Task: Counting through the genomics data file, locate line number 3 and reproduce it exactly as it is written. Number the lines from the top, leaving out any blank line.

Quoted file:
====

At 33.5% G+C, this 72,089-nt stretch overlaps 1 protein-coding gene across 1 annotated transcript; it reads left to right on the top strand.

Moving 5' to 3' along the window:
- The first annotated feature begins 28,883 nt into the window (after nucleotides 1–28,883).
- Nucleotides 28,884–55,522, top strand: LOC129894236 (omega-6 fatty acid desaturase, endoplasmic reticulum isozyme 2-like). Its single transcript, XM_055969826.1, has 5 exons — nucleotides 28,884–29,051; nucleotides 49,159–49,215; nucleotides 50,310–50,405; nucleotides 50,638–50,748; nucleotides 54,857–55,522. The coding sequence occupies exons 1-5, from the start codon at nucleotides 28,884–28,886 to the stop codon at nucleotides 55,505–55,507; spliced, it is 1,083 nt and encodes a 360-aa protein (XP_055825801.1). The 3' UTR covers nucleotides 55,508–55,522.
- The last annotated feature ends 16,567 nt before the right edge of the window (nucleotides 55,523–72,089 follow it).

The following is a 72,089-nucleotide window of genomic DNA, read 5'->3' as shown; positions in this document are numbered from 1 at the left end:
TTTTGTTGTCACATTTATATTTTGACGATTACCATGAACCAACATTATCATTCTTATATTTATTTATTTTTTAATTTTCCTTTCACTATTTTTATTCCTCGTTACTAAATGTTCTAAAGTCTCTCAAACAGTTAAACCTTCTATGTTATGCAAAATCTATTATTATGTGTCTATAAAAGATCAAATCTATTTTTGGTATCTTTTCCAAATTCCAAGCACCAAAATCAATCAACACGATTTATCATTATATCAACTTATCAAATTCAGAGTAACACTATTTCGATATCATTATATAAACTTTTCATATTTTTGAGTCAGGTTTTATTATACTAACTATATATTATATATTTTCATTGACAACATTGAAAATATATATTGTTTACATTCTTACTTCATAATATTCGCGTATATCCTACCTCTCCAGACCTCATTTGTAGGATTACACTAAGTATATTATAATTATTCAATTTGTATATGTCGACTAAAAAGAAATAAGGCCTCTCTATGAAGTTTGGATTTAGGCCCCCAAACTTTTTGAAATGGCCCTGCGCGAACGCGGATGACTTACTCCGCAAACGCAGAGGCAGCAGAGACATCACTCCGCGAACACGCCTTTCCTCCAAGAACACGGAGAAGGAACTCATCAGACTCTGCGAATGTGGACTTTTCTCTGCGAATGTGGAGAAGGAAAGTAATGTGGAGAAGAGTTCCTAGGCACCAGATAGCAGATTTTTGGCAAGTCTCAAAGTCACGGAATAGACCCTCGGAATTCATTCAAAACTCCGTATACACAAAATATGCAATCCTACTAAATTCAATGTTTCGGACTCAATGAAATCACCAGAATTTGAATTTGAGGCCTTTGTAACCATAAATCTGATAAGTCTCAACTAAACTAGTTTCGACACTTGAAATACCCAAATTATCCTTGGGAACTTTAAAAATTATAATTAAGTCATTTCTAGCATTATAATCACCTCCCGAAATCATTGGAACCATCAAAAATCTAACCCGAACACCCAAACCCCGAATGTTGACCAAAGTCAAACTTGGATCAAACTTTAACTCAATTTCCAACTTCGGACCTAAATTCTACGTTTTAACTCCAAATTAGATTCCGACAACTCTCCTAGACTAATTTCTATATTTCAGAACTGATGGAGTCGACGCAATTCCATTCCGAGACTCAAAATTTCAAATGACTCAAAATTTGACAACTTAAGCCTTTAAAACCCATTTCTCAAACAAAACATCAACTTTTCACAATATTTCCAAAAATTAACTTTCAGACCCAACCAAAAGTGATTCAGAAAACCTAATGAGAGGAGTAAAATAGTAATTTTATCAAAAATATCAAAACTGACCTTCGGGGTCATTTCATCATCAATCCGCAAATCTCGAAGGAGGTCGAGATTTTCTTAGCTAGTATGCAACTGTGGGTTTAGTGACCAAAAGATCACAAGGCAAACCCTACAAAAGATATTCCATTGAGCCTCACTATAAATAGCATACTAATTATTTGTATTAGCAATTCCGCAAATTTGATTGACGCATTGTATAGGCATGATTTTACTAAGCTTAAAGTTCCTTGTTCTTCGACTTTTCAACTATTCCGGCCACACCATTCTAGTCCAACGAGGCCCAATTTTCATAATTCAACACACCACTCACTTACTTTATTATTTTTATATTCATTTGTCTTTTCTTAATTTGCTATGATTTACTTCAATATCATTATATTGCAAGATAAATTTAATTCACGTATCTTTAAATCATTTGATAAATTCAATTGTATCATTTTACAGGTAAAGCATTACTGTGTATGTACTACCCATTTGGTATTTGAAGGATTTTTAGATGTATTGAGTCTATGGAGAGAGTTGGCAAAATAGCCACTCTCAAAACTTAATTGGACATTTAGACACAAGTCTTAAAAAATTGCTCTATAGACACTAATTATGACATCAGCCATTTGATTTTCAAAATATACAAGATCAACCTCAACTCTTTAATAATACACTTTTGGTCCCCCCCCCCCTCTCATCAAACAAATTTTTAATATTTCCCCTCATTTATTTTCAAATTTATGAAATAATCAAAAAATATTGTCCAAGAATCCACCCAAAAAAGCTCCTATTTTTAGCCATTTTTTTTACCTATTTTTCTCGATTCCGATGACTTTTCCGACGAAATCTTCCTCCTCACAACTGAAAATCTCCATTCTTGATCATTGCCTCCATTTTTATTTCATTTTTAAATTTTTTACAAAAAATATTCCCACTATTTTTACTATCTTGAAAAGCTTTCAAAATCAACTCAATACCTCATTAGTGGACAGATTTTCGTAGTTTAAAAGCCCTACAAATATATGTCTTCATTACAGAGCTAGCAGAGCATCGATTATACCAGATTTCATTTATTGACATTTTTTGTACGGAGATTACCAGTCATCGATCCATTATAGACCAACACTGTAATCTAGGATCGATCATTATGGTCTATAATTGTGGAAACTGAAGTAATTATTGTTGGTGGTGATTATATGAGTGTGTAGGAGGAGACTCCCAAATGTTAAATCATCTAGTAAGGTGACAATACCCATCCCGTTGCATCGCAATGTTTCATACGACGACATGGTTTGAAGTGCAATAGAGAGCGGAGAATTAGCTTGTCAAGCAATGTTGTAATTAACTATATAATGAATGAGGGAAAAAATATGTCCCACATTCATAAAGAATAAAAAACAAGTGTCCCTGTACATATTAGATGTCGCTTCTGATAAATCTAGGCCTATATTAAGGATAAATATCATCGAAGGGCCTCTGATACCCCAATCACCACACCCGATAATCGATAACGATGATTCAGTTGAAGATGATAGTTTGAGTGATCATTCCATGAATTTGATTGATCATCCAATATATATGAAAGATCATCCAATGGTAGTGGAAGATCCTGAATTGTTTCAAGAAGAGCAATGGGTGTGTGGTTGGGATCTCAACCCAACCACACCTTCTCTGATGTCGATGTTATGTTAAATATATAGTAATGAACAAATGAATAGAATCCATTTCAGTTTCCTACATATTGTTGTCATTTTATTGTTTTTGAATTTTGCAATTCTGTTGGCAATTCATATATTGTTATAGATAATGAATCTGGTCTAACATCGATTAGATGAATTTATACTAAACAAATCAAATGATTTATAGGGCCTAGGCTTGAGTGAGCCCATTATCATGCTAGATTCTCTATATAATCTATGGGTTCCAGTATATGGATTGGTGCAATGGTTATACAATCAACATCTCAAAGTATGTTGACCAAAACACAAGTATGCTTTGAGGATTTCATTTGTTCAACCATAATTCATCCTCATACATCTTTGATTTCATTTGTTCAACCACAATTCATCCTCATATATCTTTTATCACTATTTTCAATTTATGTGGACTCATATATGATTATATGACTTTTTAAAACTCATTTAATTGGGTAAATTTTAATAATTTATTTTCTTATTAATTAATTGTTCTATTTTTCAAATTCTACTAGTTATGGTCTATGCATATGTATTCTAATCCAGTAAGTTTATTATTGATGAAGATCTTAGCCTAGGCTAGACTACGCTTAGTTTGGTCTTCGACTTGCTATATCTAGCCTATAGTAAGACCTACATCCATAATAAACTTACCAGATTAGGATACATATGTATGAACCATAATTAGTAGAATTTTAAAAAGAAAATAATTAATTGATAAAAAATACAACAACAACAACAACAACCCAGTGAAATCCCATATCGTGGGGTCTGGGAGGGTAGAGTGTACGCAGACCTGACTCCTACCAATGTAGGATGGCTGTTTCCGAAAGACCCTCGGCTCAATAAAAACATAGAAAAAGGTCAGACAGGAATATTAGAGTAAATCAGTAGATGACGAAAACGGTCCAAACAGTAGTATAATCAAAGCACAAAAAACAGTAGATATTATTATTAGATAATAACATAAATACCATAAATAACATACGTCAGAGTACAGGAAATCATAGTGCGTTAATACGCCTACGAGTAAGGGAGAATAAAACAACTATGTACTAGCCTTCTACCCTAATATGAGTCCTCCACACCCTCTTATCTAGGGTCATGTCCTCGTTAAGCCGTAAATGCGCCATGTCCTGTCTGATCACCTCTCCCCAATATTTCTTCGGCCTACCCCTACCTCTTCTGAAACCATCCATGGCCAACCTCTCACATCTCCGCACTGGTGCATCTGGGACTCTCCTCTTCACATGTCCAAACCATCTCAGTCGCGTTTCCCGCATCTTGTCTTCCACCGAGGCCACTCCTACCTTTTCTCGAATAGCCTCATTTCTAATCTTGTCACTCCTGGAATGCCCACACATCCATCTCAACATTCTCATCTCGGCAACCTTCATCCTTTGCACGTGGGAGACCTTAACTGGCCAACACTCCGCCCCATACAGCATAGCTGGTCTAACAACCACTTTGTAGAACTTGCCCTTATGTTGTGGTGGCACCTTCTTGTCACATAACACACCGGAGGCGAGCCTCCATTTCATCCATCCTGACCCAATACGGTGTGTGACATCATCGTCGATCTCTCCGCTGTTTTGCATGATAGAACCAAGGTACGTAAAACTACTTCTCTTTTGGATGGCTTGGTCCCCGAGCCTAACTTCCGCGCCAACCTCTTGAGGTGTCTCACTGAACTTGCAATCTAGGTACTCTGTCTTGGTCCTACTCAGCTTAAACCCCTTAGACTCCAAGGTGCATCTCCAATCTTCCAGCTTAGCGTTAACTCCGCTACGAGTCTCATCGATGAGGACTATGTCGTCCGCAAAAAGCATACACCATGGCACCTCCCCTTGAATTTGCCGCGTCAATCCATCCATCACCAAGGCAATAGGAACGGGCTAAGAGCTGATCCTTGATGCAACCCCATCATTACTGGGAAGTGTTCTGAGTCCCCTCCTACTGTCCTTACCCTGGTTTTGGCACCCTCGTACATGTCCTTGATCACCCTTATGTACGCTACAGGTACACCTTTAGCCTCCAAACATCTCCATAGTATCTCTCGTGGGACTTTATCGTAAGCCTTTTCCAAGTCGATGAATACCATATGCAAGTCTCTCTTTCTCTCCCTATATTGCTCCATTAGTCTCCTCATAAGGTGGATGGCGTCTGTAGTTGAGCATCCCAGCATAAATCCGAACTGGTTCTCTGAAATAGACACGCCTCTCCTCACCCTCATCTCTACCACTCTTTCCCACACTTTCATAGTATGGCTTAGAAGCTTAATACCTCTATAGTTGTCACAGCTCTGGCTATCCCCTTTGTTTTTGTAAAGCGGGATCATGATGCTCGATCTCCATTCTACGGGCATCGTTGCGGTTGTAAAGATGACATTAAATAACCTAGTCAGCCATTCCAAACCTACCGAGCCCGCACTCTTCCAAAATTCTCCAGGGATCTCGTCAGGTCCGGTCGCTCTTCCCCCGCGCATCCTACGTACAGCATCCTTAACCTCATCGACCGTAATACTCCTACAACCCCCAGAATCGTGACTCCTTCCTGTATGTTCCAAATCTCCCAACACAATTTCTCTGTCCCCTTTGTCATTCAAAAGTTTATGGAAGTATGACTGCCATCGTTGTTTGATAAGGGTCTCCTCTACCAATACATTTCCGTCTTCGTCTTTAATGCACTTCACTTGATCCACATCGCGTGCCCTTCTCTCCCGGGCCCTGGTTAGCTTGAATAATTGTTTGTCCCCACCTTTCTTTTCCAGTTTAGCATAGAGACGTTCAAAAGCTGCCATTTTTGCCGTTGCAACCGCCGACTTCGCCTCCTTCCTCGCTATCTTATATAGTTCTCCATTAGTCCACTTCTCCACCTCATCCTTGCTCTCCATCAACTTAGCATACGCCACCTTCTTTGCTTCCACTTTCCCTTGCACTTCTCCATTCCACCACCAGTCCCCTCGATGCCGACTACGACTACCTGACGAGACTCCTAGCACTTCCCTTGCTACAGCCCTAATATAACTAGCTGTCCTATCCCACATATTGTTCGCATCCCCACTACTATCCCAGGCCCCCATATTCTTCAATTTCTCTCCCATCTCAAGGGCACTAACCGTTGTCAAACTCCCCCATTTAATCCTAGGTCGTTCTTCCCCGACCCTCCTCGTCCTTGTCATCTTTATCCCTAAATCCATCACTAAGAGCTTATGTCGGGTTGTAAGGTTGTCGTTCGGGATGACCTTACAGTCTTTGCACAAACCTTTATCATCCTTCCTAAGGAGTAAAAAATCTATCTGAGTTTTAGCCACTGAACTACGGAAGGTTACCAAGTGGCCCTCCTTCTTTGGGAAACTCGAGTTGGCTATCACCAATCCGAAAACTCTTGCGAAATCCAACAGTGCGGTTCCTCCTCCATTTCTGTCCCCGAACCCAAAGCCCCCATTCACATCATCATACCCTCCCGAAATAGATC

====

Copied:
- The first annotated feature begins 28,883 nt into the window (after nucleotides 1–28,883).